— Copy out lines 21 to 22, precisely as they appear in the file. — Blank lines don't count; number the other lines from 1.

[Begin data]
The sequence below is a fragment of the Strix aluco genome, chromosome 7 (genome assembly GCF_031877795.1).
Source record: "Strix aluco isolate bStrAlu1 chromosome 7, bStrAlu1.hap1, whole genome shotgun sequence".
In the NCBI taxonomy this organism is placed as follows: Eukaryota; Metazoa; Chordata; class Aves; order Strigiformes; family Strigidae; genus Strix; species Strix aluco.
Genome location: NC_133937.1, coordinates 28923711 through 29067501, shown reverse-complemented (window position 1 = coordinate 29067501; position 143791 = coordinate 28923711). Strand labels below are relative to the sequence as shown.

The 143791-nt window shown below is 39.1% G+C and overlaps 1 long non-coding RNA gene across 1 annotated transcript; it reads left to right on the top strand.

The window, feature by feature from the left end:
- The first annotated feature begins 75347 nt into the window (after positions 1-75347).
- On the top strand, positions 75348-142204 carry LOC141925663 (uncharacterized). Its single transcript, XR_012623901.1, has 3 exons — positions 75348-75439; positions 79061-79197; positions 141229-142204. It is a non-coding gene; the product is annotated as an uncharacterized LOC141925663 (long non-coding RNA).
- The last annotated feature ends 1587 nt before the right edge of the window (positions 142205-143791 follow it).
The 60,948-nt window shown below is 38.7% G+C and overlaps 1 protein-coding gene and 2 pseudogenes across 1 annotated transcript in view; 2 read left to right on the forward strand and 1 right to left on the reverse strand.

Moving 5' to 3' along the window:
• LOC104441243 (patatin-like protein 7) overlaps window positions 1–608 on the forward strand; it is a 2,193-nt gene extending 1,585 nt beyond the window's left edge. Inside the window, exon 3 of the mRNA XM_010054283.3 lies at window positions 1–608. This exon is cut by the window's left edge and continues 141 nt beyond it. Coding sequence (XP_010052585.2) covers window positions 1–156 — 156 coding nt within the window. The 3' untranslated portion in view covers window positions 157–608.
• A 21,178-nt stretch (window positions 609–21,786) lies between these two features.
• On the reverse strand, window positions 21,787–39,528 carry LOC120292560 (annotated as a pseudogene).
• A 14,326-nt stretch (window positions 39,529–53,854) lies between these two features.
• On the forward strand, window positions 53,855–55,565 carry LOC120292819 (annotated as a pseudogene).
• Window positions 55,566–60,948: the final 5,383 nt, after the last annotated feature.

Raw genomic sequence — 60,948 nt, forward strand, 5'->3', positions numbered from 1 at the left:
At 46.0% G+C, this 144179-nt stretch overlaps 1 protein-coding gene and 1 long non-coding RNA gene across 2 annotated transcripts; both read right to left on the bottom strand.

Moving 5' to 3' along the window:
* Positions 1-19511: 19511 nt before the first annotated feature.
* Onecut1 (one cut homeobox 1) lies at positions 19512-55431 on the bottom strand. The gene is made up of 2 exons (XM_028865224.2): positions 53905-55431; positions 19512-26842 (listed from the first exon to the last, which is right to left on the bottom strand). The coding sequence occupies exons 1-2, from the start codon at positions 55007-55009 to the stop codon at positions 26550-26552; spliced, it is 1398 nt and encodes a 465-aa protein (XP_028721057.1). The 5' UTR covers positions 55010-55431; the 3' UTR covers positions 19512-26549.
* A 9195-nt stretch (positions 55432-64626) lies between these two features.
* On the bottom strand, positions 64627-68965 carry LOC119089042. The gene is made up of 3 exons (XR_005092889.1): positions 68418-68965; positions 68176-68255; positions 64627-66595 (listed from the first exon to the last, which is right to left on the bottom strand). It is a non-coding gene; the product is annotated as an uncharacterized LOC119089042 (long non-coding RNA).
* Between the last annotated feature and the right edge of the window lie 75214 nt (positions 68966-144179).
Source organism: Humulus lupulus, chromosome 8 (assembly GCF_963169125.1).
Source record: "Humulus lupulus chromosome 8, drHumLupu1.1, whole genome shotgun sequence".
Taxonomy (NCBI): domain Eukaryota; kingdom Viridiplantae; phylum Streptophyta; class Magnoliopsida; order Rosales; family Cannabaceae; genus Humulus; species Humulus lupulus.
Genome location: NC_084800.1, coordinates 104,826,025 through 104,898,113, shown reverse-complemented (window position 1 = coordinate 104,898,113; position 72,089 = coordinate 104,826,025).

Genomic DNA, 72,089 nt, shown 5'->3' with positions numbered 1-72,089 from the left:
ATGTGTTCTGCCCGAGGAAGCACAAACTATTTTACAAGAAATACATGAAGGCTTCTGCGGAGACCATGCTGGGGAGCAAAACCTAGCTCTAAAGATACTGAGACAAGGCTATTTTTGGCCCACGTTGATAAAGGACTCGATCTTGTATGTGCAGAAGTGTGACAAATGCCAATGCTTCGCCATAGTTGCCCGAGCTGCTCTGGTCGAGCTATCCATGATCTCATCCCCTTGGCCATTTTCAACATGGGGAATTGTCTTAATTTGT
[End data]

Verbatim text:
* Positions 1-19511: 19511 nt before the first annotated feature.
* Onecut1 (one cut homeobox 1) lies at positions 19512-55431 on the bottom strand. The gene is made up of 2 exons (XM_028865224.2): positions 53905-55431; positions 19512-26842 (listed from the first exon to the last, which is right to left on the bottom strand). The coding sequence occupies exons 1-2, from the start codon at positions 55007-55009 to the stop codon at positions 26550-26552; spliced, it is 1398 nt and encodes a 465-aa protein (XP_028721057.1). The 5' UTR covers positions 55010-55431; the 3' UTR covers positions 19512-26549.